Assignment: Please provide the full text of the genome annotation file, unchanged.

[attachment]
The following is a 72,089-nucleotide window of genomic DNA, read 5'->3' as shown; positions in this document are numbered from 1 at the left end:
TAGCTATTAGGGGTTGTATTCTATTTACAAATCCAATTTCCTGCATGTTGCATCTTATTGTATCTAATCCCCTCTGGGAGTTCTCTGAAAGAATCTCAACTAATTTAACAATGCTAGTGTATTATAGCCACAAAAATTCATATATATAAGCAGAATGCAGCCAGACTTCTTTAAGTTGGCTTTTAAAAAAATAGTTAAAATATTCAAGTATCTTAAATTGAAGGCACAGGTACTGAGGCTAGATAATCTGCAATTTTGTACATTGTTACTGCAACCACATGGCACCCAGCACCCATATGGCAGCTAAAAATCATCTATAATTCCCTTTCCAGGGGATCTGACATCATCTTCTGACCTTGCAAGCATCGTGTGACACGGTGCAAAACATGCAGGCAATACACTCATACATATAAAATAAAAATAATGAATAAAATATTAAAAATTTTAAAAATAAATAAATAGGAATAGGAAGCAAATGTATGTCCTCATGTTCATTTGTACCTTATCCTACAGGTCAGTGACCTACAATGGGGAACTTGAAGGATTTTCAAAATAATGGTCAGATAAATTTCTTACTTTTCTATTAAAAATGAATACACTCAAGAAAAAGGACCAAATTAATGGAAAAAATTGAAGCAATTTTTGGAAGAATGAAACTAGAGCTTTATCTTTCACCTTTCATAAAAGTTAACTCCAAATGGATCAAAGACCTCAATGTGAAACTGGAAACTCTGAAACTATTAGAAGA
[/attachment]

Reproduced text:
The following is a 72,089-nucleotide window of genomic DNA, read 5'->3' as shown; positions in this document are numbered from 1 at the left end:
TAGCTATTAGGGGTTGTATTCTATTTACAAATCCAATTTCCTGCATGTTGCATCTTATTGTATCTAATCCCCTCTGGGAGTTCTCTGAAAGAATCTCAACTAATTTAACAATGCTAGTGTATTATAGCCACAAAAATTCATATATATAAGCAGAATGCAGCCAGACTTCTTTAAGTTGGCTTTTAAAAAAATAGTTAAAATATTCAAGTATCTTAAATTGAAGGCACAGGTACTGAGGCTAGATAATCTGCAATTTTGTACATTGTTACTGCAACCACATGGCACCCAGCACCCATATGGCAGCTAAAAATCATCTATAATTCCCTTTCCAGGGGATCTGACATCATCTTCTGACCTTGCAAGCATCGTGTGACACGGTGCAAAACATGCAGGCAATACACTCATACATATAAAATAAAAATAATGAATAAAATATTAAAAATTTTAAAAATAAATAAATAGGAATAGGAAGCAAATGTATGTCCTCATGTTCATTTGTACCTTATCCTACAGGTCAGTGACCTACAATGGGGAACTTGAAGGATTTTCAAAATAATGGTCAGATAAATTTCTTACTTTTCTATTAAAAATGAATACACTCAAGAAAAAGGACCAAATTAATGGAAAAAATTGAAGCAATTTTTGGAAGAATGAAACTAGAGCTTTATCTTTCACCTTTCATAAAAGTTAACTCCAAATGGATCAAAGACCTCAATGTGAAACTGGAAACTCTGAAACTATTAGAAGA